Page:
To be accepted, gay people have to be able to show people that we are to be respected. We have to overcome the negative stigma that people have about being gay. We have to slowly build from anything being negative associated to being gay to everything possitive associated with being gay.

    I know that this is difficult, but I guess the challenge is for us to show people that there are only few gay guys who are “bastusin”, that most of us are decent and funny.

  11. Kris Aquino Says:

    a gay with character walks his talk…(anu daw)? :)

  12. euges Says:

    To the world you may be one gay person, but to one person you may be the world.
    para que ? Be happy tapos

  13. Matteo Says:

    My professor told me that gays in the Phils. are still on the advocacy stage as compared to other countries wherein gays are already accepted. Sa ‘Pinas, tolerance pa lang but I think we’ll get there.

    I think I’m going out of topic already but I think gay Pinoys need not define themselves anymore. Mas lalo kasing nagiging issue kapag binibigyan ng malaking kahulugan ang pagiging bading. Lalake, babae, bading, lesbian, mga tao lahat ‘yan.

  14. Ace Says:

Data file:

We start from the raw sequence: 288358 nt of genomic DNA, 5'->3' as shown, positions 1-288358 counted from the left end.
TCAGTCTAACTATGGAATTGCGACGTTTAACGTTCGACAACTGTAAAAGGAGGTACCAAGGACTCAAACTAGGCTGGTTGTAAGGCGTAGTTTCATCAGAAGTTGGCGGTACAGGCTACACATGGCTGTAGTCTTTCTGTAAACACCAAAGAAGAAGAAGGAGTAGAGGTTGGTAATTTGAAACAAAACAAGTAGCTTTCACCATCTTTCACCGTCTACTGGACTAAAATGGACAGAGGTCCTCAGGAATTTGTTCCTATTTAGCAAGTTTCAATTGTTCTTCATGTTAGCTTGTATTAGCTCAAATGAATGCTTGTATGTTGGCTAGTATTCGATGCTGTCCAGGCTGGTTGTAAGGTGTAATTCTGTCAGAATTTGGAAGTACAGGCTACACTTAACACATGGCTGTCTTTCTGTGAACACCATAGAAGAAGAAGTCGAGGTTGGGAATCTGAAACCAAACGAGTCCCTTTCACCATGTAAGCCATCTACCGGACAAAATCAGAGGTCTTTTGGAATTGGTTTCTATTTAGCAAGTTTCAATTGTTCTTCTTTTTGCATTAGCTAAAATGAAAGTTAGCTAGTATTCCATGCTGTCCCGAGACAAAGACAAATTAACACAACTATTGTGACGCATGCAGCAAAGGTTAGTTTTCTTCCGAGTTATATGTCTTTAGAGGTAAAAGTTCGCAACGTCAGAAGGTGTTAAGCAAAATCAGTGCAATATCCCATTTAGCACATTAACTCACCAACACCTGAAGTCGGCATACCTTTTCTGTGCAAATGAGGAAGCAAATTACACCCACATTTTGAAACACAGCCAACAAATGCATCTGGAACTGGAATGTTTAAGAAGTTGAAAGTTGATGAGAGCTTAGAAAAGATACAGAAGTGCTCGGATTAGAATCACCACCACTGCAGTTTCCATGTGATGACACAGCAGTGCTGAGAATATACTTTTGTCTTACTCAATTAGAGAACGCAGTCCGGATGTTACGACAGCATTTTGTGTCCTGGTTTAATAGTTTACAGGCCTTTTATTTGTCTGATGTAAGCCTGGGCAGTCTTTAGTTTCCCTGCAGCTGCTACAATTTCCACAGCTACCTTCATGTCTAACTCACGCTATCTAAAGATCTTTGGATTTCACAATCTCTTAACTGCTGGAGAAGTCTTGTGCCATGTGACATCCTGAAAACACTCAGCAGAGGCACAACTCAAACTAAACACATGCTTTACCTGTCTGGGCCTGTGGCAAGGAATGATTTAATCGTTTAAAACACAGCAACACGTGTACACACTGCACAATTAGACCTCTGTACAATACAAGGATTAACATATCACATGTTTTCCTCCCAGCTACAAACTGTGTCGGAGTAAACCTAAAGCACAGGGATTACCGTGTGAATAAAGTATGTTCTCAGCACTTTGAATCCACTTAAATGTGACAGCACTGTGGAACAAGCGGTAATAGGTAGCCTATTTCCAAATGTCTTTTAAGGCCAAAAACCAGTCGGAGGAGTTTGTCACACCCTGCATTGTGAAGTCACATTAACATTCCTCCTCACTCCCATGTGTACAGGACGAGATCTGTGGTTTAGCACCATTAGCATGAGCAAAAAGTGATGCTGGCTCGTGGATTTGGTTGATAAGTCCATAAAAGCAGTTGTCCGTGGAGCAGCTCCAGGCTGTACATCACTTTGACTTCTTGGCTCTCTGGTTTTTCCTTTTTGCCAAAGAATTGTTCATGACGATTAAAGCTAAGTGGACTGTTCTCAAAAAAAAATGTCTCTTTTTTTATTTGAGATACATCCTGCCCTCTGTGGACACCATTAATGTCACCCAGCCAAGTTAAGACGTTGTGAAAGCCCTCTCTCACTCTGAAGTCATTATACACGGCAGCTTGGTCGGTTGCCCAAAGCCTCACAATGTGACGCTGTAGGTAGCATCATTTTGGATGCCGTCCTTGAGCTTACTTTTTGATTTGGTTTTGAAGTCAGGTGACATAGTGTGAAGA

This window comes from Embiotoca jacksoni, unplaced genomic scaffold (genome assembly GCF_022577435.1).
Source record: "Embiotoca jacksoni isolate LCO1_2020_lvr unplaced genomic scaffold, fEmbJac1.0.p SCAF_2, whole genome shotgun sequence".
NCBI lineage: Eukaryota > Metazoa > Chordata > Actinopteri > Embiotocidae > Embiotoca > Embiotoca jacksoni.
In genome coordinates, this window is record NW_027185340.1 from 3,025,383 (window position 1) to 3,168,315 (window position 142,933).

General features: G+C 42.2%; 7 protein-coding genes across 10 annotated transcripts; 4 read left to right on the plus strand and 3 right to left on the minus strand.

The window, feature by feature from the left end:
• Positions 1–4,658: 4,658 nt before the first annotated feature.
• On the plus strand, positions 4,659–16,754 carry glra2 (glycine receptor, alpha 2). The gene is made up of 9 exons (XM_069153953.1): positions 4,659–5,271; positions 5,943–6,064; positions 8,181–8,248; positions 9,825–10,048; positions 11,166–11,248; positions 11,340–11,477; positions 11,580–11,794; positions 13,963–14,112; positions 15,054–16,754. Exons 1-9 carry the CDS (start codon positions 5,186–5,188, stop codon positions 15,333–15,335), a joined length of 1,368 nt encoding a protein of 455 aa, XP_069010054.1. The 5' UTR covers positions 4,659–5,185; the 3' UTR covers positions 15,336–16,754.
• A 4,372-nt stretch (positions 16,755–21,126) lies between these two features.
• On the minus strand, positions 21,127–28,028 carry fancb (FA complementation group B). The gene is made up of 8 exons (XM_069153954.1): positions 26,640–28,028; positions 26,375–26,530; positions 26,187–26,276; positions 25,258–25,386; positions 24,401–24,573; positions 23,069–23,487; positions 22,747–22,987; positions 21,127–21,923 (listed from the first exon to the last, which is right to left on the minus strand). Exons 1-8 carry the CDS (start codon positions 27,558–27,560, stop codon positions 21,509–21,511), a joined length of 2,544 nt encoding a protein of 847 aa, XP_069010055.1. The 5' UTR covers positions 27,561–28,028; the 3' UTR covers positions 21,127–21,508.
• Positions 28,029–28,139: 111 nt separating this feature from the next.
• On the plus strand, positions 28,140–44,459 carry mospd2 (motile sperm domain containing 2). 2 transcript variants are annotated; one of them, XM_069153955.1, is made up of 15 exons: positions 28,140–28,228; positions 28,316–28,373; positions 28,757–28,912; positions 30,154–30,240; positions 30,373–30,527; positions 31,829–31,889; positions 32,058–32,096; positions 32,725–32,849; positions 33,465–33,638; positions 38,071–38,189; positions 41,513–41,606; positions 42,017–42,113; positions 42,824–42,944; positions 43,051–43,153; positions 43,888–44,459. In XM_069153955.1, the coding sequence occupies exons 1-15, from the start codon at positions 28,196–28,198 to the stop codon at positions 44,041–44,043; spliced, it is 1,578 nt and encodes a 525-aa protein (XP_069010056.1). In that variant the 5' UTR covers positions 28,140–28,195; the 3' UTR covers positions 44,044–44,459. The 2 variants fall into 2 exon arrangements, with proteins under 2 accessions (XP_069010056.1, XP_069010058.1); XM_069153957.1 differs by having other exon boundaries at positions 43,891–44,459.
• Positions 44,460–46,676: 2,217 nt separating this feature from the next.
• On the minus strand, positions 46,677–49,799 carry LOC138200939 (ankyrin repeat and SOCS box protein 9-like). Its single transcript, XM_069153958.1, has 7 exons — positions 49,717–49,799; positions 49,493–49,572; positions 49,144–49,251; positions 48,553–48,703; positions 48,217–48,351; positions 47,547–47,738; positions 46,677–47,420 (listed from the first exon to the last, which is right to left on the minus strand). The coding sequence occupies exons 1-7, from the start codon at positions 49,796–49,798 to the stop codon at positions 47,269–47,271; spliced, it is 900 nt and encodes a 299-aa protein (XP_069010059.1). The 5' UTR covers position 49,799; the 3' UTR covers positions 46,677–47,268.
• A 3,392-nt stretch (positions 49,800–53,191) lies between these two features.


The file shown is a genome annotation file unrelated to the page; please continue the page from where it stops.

I can write a thesis on this issue. Matteo’s professor made an astute observation about the stage of gay struggle in the Philippines. The responses of most readers here reflect a wider issue of societal perception of the gay population, especially the church and the government. In many countries the separation between the church and the state is not only written in their constitutions but actually being faithfully observed as reflected on their laws and legislations. The Catholic Church in the Philippines still wields a considerable power not only among the people but most especially among government legislators. How do you change the perception of mostly Catholic population toward a gay person when the Pope himself tells the devotees that being gay is wrong? According to the church doctrine, a person can be gay in the church but must remain closeted and celibate. One can argue that you don’t need to be validated by the church to exist. This is true but my point is that the influence of the church is what is holding back a more just and equitable treatment of gays in the Philippines. This is compounded by the fact that the separation between the church and the government in the Philippines is rather blurry. Having said that, it is encouraging to see that even Catholic countries like Mexico and Spain already allow legal gay union or civil marriage. Countries like Canada, England, Denmark and a few others also allow legal same-sex union. Matteo’s contention that gays don’t need to define themselves anymore is true, if you happen to live in one of the more progressive countries I mentioned above. These countries treat all their citizens equally and this is my main point. I’m sure there are still discriminations here and there in these countries as well but I’m looking at the big picture and the big picture involves the church and the government. The government has the responsibility to be a leader and not a follower when it comes to the issue of equality for all its citizens. So, where does this leave the gay population in Philippines at present? A gay person in the Philippines doesn’t need to define himself in the context of his gayness, it needs a strong, active and vigilant advocacy group or groups to correct all the wrongs perpetrated on this segment of the population. Changing unfair and discriminatory laws needs strong and active advocacy. I’m sure you have heard about the use of the “f….t” word that was uttered by a (Grey’s Anatomy) actor to a fellow actor and the backlash that it generated against the perpetrator. It shows how a great, vigilant gay advocacy can work to correct a wrong right there and then.